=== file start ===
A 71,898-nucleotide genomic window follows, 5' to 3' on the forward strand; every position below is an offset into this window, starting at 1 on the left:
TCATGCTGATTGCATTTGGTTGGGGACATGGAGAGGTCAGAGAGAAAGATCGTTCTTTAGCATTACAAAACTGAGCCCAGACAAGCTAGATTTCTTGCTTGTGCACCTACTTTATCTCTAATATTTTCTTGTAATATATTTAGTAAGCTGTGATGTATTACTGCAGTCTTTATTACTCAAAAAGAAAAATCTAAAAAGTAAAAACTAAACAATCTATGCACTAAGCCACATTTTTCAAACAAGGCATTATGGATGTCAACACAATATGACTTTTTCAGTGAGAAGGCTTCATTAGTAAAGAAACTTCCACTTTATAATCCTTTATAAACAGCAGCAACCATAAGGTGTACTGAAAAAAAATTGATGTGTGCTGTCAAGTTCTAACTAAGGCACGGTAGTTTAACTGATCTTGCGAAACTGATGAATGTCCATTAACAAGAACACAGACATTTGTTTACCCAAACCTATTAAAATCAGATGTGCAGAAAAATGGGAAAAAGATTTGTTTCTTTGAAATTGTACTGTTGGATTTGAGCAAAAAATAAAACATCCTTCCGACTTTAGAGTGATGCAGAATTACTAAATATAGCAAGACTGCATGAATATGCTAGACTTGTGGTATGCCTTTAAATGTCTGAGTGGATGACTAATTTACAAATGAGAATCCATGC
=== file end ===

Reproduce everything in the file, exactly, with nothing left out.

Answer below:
A 71,898-nucleotide genomic window follows, 5' to 3' on the forward strand; every position below is an offset into this window, starting at 1 on the left:
TCATGCTGATTGCATTTGGTTGGGGACATGGAGAGGTCAGAGAGAAAGATCGTTCTTTAGCATTACAAAACTGAGCCCAGACAAGCTAGATTTCTTGCTTGTGCACCTACTTTATCTCTAATATTTTCTTGTAATATATTTAGTAAGCTGTGATGTATTACTGCAGTCTTTATTACTCAAAAAGAAAAATCTAAAAAGTAAAAACTAAACAATCTATGCACTAAGCCACATTTTTCAAACAAGGCATTATGGATGTCAACACAATATGACTTTTTCAGTGAGAAGGCTTCATTAGTAAAGAAACTTCCACTTTATAATCCTTTATAAACAGCAGCAACCATAAGGTGTACTGAAAAAAAATTGATGTGTGCTGTCAAGTTCTAACTAAGGCACGGTAGTTTAACTGATCTTGCGAAACTGATGAATGTCCATTAACAAGAACACAGACATTTGTTTACCCAAACCTATTAAAATCAGATGTGCAGAAAAATGGGAAAAAGATTTGTTTCTTTGAAATTGTACTGTTGGATTTGAGCAAAAAATAAAACATCCTTCCGACTTTAGAGTGATGCAGAATTACTAAATATAGCAAGACTGCATGAATATGCTAGACTTGTGGTATGCCTTTAAATGTCTGAGTGGATGACTAATTTACAAATGAGAATCCATGC